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Anyone ever removed a hood on their own?

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  • Frank DuVal
    replied
    Drill a 18" locating hole through the hinge flat
    I do hope that is a misprint of 1/8"

    Leave a comment:


  • cultural infidel
    replied
    Thanks, y'all!
    Attached Files

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  • sweetolbob
    replied
    Originally posted by mbstude View Post
    A Lark hood can’t weigh more than 30 pounds. Prop it up wth the rod as you normally would, remove the springs and the 4 hinge nuts, and pull the hinges off the hood one side at a time and let the hood corner rest on the cowl. Put a rolled up towel under the corner if you don’t want to chip the paint. With the hinges free, lift the front of the hood off the prop rod, lower it down until you can grab both sides, and pick it up off the car.

    I’ve done it by myself with Larks, mid 50s sedans, and even a couple of Hawks. Nothing to it.

    Clark, marking the hinge location wouldn’t be necessary on an early Lark. The hinge is adjusted at the cowl on those cars, not the hood like your ‘63. Makes it even easier on the earlier cars.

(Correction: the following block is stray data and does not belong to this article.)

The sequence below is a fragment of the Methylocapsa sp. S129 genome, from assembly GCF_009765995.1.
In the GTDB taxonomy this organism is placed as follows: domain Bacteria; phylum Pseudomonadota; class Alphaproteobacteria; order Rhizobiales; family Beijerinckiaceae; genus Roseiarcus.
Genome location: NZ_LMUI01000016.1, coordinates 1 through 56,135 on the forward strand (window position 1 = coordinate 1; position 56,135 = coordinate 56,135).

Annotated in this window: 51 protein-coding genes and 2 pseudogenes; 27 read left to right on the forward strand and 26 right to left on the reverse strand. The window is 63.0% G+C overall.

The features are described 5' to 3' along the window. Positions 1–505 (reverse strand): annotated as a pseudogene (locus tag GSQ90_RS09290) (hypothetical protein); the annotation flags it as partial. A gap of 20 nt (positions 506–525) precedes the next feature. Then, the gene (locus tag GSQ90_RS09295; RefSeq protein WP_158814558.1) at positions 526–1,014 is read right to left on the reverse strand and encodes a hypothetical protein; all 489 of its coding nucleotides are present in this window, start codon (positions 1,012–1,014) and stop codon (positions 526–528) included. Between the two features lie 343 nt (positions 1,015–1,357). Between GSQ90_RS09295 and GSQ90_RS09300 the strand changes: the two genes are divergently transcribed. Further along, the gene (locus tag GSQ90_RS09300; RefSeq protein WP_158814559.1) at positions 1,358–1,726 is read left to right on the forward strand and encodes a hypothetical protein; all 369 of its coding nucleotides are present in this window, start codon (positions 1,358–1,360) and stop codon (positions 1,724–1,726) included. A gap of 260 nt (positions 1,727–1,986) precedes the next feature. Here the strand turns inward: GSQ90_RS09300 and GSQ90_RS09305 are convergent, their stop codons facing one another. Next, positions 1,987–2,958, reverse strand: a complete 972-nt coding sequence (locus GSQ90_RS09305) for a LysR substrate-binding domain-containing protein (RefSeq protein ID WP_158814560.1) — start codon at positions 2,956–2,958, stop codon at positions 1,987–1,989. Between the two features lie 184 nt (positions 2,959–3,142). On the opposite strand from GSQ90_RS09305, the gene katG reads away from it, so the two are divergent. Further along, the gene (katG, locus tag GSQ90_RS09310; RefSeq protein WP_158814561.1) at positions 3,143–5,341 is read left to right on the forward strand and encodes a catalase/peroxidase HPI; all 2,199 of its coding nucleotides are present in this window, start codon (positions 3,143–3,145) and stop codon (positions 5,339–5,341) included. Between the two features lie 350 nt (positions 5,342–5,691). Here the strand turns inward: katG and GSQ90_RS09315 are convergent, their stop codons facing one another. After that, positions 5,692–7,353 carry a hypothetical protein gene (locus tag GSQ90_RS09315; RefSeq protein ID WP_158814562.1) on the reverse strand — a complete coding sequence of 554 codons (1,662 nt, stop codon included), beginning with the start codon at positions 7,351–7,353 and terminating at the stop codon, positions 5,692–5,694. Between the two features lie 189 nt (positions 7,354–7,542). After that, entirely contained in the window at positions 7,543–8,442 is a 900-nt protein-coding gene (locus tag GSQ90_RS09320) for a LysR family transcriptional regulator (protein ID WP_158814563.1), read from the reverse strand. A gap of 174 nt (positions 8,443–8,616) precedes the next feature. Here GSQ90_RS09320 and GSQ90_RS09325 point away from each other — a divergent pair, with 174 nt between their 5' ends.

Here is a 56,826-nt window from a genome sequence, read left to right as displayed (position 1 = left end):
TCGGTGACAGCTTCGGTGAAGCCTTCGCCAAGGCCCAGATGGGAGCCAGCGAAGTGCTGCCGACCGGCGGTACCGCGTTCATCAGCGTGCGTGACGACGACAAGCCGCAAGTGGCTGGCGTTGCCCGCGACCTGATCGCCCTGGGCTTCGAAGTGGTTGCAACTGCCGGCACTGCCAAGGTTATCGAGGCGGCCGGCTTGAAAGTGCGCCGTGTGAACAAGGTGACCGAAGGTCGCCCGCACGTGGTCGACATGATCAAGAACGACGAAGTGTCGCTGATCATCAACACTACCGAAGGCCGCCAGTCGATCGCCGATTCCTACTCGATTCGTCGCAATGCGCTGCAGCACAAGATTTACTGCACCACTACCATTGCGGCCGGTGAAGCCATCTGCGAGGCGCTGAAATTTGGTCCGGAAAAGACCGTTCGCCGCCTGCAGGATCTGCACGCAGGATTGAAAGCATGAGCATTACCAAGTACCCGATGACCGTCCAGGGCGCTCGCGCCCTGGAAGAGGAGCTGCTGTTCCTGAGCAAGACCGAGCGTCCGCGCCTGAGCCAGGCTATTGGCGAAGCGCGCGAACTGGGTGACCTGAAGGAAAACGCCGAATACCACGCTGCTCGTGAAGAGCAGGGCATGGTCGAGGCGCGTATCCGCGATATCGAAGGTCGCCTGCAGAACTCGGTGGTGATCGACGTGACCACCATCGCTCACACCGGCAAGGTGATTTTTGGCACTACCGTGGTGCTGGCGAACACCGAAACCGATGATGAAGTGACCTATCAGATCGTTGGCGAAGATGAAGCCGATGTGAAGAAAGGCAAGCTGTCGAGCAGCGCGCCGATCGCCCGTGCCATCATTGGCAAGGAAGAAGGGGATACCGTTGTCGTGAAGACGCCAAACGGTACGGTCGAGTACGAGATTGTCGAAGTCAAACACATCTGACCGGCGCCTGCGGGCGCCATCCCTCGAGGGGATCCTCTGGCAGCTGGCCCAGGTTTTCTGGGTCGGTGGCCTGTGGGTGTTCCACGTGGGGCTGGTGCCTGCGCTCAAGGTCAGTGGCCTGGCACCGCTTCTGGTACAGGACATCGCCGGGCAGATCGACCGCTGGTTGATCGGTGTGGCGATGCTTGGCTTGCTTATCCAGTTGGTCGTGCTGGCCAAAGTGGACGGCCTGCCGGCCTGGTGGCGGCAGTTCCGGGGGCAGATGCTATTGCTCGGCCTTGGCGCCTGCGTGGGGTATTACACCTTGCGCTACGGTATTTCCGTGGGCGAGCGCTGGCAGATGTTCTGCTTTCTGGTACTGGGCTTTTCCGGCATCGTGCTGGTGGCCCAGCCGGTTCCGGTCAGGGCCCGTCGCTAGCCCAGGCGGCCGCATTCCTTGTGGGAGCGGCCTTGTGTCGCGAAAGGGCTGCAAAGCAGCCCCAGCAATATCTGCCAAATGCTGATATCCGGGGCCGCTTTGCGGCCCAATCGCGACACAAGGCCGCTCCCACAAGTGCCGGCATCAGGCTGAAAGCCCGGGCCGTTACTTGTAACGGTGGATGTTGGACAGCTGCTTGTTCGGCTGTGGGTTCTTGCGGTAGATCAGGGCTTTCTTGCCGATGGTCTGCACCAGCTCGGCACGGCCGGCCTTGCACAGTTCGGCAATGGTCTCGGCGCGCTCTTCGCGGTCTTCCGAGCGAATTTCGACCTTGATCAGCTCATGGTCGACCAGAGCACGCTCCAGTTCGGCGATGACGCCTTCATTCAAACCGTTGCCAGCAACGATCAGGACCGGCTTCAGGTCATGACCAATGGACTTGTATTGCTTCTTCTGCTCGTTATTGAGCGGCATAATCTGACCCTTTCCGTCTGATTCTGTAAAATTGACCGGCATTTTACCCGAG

Under 30 pounds and under 30 years of age is a good combination for hood removal but as the average age is well over 30 years here as well as the muscles and body support structure that are also aged.

    I've done many the way you suggested and you know I'm big enough to handle one but in my dotage I'm now resorting to guile and force multiplication accessories, however.

    Good though on the adjustment.

    Bob

    Leave a comment:


  • mbstude
    replied
    A Lark hood can’t weigh more than 30 pounds. Prop it up wth the rod as you normally would, remove the springs and the 4 hinge nuts, and pull the hinges off the hood one side at a time and let the hood corner rest on the cowl. Put a rolled up towel under the corner if you don’t want to chip the paint. With the hinges free, lift the front of the hood off the prop rod, lower it down until you can grab both sides, and pick it up off the car.

    I’ve done it by myself with Larks, mid 50s sedans, and even a couple of Hawks. Nothing to it.

    Clark, marking the hinge location wouldn’t be necessary on an early Lark. The hinge is adjusted at the cowl on those cars, not the hood like your ‘63. Makes it even easier on the earlier cars.

    Leave a comment:


  • showbizkid
    replied
    One tip I learned too late: Drill a 18" locating hole through the hinge flat and hood flange on each side before dismounting. This will help locate the hood in its proper location back-to-front when you reinstall it without having to resort to trial and error - you just slip a drill bit through the holes on each side and tighten up the bolts

    Leave a comment:


  • cultural infidel
    replied
    Originally posted by jclary View Post
    Well...once you remove the hinge piece it is attached to...if you are not quick enough to get out of the way...your smashed fingernail will answer the question.
    haha note taken. First time removing a hood, so I didn't even think of that!

    Leave a comment:


  • jnormanh
    replied
    Originally posted by Treblig View Post